JF:  Okay.  I’d like to go back to the chronology, where we had you just married in, I guess that was 1936?

AR:  Yes.

JF:  Okay.  So you’re newly married, took a honeymoon in Maine, returned to Baltimore.  Then what happened?

AR:  Well, then Randy was working, and I was doing this freelance artwork.  And jobs were hard to get because it was ‘36, it was the middle of the Depression, and there were not that many even freelance jobs around.  And I had plenty of leisure time, and I started being, you know, a new Jewish housewife, whatever that meant.  And I had friends, and they played bridge, and they went out to lunch and did all these dumb things.  And I looked in the mirror one day and I said, “You know, who are you?  I thought you were an artist.  You can’t live like this.  It’s not you.”  And I heard about a fine arts painting class one day a week, and I joined that.  And I knew nothing about fine arts, I only knew commercial art.  And I took this painting class that whole winter.  And I liked it very much, but I felt that what I was doing wasn’t really very good.  And the teacher was not a good teacher, because in order to show you how to paint, he would take up the brush and he’d paint on your canvas.  And I felt I never did anything that was my own, because he always had his hand in it.  And he said to me once, “You know, I never I could teach you anything because you had been to art school, so you thought you already knew it.”  Of course, the only thing I knew was how to draw.  I learned -- I had a wonderful teacher, and I did know how to draw, and I did very well.  And I won an award when we graduated.  And so I just thought painting was picking up a brush instead of a pen and ink and drawing in color.  It wasn’t that at all.  And it was many, many years of struggle on my own to find out that fine arts was an entirely different language.  And it was more self-expressive, and it wasn’t illustration, which is what I was doing before.  And so it took a long time.  And I used to -- I turned a little thirteen-foot pump house behind my mother’s house on Clarks Lane and made it into a studio.  And I used to go there and work.  And there was a well-known artist in town, Herman Maril.  And I used to take my work to him for criticism, and he would talk about it.  And he once said to me, “You know, your hand was always ahead of your head.”  And I said, “I don’t understand what that meant.”  He meant I could draw, but what was I drawing?  What was I doing?  It took a long time to find out what that meant.  And it took a long time.  And then I started to enter exhibitions at the Baltimore Museum.  And I would get in and I would start winning awards.  And then the Maryland Institute at that time, in fine arts, was very old-fashioned.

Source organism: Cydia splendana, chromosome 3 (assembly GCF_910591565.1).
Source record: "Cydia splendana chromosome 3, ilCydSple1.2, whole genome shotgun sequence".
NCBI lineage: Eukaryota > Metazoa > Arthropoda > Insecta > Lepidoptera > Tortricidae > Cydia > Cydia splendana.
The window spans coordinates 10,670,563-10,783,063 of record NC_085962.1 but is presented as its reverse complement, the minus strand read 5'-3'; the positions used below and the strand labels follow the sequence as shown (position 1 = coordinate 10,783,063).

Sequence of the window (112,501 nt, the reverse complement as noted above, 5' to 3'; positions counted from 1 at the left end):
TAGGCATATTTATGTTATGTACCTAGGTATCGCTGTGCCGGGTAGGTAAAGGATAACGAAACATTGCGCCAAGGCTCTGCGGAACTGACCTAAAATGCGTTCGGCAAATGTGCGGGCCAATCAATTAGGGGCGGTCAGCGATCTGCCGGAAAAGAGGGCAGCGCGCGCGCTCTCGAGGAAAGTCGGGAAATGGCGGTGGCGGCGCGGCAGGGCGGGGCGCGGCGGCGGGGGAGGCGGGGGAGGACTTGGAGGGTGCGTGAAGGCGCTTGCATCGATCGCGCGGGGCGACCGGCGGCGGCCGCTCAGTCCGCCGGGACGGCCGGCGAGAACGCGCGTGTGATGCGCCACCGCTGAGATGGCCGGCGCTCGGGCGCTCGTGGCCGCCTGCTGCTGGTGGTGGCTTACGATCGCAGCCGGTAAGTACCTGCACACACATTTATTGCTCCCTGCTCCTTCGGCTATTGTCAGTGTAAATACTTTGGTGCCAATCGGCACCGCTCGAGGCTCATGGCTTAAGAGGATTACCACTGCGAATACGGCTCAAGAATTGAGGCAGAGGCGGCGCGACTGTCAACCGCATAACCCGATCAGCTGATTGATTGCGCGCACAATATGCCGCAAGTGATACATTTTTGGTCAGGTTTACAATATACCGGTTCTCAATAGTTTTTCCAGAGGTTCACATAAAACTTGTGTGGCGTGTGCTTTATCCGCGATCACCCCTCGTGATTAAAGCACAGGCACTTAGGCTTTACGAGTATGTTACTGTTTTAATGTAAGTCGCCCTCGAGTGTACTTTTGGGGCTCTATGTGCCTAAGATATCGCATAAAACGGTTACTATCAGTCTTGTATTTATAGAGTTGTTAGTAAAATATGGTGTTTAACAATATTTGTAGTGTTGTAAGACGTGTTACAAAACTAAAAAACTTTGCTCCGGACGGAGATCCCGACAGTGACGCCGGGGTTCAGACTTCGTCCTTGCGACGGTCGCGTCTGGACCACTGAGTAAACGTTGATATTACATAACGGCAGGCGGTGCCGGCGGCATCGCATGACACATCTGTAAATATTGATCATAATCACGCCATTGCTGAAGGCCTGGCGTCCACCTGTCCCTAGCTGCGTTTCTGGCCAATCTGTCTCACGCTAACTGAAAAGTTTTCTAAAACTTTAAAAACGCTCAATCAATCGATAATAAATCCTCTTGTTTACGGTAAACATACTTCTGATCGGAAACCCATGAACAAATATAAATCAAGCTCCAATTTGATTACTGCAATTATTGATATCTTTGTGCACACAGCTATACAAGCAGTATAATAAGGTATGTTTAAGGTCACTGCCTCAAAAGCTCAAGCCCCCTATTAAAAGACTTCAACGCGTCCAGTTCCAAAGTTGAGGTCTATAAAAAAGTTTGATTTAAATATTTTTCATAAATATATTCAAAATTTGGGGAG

JF:  In what way?

AR:  They did not recognize abstract art.  It had been -- it was being done ever since 1906 or whatever, but in the 1930s the Maryland Institute did not even recognize it or teach it or anything.  So an artist in town decided to get together what he considered the more advanced practicing artists in town, and open a small art school, which was on 25th Street next to the art theater -- art playhouse, movie theater.  And we all taught there.